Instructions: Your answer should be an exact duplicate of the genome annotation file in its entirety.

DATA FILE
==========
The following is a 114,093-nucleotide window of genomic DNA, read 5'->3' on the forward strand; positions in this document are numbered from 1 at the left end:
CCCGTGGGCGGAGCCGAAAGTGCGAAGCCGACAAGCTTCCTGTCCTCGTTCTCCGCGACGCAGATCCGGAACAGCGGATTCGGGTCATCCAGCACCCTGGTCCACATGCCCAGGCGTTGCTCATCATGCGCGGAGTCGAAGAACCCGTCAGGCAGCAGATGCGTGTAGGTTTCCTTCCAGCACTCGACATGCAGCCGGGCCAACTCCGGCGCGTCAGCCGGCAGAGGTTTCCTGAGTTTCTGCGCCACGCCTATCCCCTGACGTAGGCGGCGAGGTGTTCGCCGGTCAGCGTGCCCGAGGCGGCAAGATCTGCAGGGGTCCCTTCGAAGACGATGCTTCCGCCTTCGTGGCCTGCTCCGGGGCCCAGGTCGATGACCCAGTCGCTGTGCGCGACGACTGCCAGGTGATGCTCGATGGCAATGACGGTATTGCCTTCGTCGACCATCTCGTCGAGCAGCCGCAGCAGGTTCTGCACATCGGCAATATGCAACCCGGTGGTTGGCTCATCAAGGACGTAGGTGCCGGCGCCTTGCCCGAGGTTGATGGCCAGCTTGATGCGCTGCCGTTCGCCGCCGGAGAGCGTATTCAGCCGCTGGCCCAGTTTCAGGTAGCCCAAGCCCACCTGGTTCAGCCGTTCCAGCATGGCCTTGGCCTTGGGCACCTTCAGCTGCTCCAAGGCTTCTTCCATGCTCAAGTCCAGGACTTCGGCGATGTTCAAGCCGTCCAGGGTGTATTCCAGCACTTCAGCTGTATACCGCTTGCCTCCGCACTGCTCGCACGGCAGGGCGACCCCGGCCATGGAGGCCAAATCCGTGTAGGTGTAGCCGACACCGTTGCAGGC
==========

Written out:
The following is a 114,093-nucleotide window of genomic DNA, read 5'->3' on the forward strand; positions in this document are numbered from 1 at the left end:
CCCGTGGGCGGAGCCGAAAGTGCGAAGCCGACAAGCTTCCTGTCCTCGTTCTCCGCGACGCAGATCCGGAACAGCGGATTCGGGTCATCCAGCACCCTGGTCCACATGCCCAGGCGTTGCTCATCATGCGCGGAGTCGAAGAACCCGTCAGGCAGCAGATGCGTGTAGGTTTCCTTCCAGCACTCGACATGCAGCCGGGCCAACTCCGGCGCGTCAGCCGGCAGAGGTTTCCTGAGTTTCTGCGCCACGCCTATCCCCTGACGTAGGCGGCGAGGTGTTCGCCGGTCAGCGTGCCCGAGGCGGCAAGATCTGCAGGGGTCCCTTCGAAGACGATGCTTCCGCCTTCGTGGCCTGCTCCGGGGCCCAGGTCGATGACCCAGTCGCTGTGCGCGACGACTGCCAGGTGATGCTCGATGGCAATGACGGTATTGCCTTCGTCGACCATCTCGTCGAGCAGCCGCAGCAGGTTCTGCACATCGGCAATATGCAACCCGGTGGTTGGCTCATCAAGGACGTAGGTGCCGGCGCCTTGCCCGAGGTTGATGGCCAGCTTGATGCGCTGCCGTTCGCCGCCGGAGAGCGTATTCAGCCGCTGGCCCAGTTTCAGGTAGCCCAAGCCCACCTGGTTCAGCCGTTCCAGCATGGCCTTGGCCTTGGGCACCTTCAGCTGCTCCAAGGCTTCTTCCATGCTCAAGTCCAGGACTTCGGCGATGTTCAAGCCGTCCAGGGTGTATTCCAGCACTTCAGCTGTATACCGCTTGCCTCCGCACTGCTCGCACGGCAGGGCGACCCCGGCCATGGAGGCCAAATCCGTGTAGGTGTAGCCGACACCGTTGCAGGC